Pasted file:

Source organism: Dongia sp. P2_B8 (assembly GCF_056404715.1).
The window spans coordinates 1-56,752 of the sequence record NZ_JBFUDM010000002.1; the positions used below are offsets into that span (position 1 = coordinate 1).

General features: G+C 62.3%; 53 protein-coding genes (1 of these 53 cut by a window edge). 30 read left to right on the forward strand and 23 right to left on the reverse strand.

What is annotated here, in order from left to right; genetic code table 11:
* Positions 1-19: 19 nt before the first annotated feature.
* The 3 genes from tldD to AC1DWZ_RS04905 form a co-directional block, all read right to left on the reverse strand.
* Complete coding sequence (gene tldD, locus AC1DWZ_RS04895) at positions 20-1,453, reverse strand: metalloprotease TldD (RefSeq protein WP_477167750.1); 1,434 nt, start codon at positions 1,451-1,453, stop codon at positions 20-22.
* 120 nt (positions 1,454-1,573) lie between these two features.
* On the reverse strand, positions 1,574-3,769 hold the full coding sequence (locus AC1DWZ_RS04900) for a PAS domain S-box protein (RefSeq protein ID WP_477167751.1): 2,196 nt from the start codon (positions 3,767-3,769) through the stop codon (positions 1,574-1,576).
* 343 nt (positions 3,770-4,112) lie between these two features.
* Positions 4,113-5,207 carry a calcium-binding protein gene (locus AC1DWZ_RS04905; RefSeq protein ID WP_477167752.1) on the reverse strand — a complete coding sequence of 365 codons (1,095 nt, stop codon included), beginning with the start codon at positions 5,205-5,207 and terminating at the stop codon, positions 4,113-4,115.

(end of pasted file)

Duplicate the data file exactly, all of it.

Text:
Source organism: Dongia sp. P2_B8 (assembly GCF_056404715.1).
The window spans coordinates 1-56,752 of the sequence record NZ_JBFUDM010000002.1; the positions used below are offsets into that span (position 1 = coordinate 1).

General features: G+C 62.3%; 53 protein-coding genes (1 of these 53 cut by a window edge). 30 read left to right on the forward strand and 23 right to left on the reverse strand.

What is annotated here, in order from left to right; genetic code table 11:
* Positions 1-19: 19 nt before the first annotated feature.
* The 3 genes from tldD to AC1DWZ_RS04905 form a co-directional block, all read right to left on the reverse strand.
* Complete coding sequence (gene tldD, locus AC1DWZ_RS04895) at positions 20-1,453, reverse strand: metalloprotease TldD (RefSeq protein WP_477167750.1); 1,434 nt, start codon at positions 1,451-1,453, stop codon at positions 20-22.
* 120 nt (positions 1,454-1,573) lie between these two features.
* On the reverse strand, positions 1,574-3,769 hold the full coding sequence (locus AC1DWZ_RS04900) for a PAS domain S-box protein (RefSeq protein ID WP_477167751.1): 2,196 nt from the start codon (positions 3,767-3,769) through the stop codon (positions 1,574-1,576).
* 343 nt (positions 3,770-4,112) lie between these two features.
* Positions 4,113-5,207 carry a calcium-binding protein gene (locus AC1DWZ_RS04905; RefSeq protein ID WP_477167752.1) on the reverse strand — a complete coding sequence of 365 codons (1,095 nt, stop codon included), beginning with the start codon at positions 5,205-5,207 and terminating at the stop codon, positions 4,113-4,115.